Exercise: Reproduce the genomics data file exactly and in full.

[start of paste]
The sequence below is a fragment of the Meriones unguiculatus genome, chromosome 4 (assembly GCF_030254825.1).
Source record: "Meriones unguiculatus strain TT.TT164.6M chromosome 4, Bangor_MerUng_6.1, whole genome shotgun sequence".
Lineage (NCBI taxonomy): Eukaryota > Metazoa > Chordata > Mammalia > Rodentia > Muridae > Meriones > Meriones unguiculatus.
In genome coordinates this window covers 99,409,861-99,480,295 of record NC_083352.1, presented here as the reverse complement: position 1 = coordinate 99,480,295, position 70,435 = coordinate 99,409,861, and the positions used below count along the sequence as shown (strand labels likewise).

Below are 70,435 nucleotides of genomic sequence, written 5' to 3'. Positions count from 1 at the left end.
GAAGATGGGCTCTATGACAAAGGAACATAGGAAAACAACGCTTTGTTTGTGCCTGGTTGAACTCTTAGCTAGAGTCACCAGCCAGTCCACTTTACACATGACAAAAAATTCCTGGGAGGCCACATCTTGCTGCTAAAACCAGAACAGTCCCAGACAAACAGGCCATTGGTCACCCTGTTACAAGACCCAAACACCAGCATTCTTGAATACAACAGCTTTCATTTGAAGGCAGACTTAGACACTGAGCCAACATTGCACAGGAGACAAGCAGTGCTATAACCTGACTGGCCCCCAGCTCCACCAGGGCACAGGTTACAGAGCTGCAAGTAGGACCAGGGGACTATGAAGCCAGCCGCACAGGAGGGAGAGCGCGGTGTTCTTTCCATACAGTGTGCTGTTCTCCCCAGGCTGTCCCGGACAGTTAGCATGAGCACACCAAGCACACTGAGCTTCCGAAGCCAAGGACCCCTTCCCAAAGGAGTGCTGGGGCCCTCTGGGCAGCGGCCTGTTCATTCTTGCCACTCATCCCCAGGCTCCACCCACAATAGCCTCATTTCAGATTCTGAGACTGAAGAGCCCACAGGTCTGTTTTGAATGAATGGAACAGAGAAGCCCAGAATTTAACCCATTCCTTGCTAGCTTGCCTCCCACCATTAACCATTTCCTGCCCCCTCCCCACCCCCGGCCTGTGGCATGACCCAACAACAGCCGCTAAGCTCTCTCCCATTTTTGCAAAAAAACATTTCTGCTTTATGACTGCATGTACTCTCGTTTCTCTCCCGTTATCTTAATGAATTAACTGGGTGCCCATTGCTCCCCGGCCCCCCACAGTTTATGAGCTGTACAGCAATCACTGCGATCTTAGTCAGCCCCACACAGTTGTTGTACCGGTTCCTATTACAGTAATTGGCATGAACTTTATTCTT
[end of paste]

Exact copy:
The sequence below is a fragment of the Meriones unguiculatus genome, chromosome 4 (assembly GCF_030254825.1).
Source record: "Meriones unguiculatus strain TT.TT164.6M chromosome 4, Bangor_MerUng_6.1, whole genome shotgun sequence".
Lineage (NCBI taxonomy): Eukaryota > Metazoa > Chordata > Mammalia > Rodentia > Muridae > Meriones > Meriones unguiculatus.
In genome coordinates this window covers 99,409,861-99,480,295 of record NC_083352.1, presented here as the reverse complement: position 1 = coordinate 99,480,295, position 70,435 = coordinate 99,409,861, and the positions used below count along the sequence as shown (strand labels likewise).

Below are 70,435 nucleotides of genomic sequence, written 5' to 3'. Positions count from 1 at the left end.
GAAGATGGGCTCTATGACAAAGGAACATAGGAAAACAACGCTTTGTTTGTGCCTGGTTGAACTCTTAGCTAGAGTCACCAGCCAGTCCACTTTACACATGACAAAAAATTCCTGGGAGGCCACATCTTGCTGCTAAAACCAGAACAGTCCCAGACAAACAGGCCATTGGTCACCCTGTTACAAGACCCAAACACCAGCATTCTTGAATACAACAGCTTTCATTTGAAGGCAGACTTAGACACTGAGCCAACATTGCACAGGAGACAAGCAGTGCTATAACCTGACTGGCCCCCAGCTCCACCAGGGCACAGGTTACAGAGCTGCAAGTAGGACCAGGGGACTATGAAGCCAGCCGCACAGGAGGGAGAGCGCGGTGTTCTTTCCATACAGTGTGCTGTTCTCCCCAGGCTGTCCCGGACAGTTAGCATGAGCACACCAAGCACACTGAGCTTCCGAAGCCAAGGACCCCTTCCCAAAGGAGTGCTGGGGCCCTCTGGGCAGCGGCCTGTTCATTCTTGCCACTCATCCCCAGGCTCCACCCACAATAGCCTCATTTCAGATTCTGAGACTGAAGAGCCCACAGGTCTGTTTTGAATGAATGGAACAGAGAAGCCCAGAATTTAACCCATTCCTTGCTAGCTTGCCTCCCACCATTAACCATTTCCTGCCCCCTCCCCACCCCCGGCCTGTGGCATGACCCAACAACAGCCGCTAAGCTCTCTCCCATTTTTGCAAAAAAACATTTCTGCTTTATGACTGCATGTACTCTCGTTTCTCTCCCGTTATCTTAATGAATTAACTGGGTGCCCATTGCTCCCCGGCCCCCCACAGTTTATGAGCTGTACAGCAATCACTGCGATCTTAGTCAGCCCCACACAGTTGTTGTACCGGTTCCTATTACAGTAATTGGCATGAACTTTATTCTT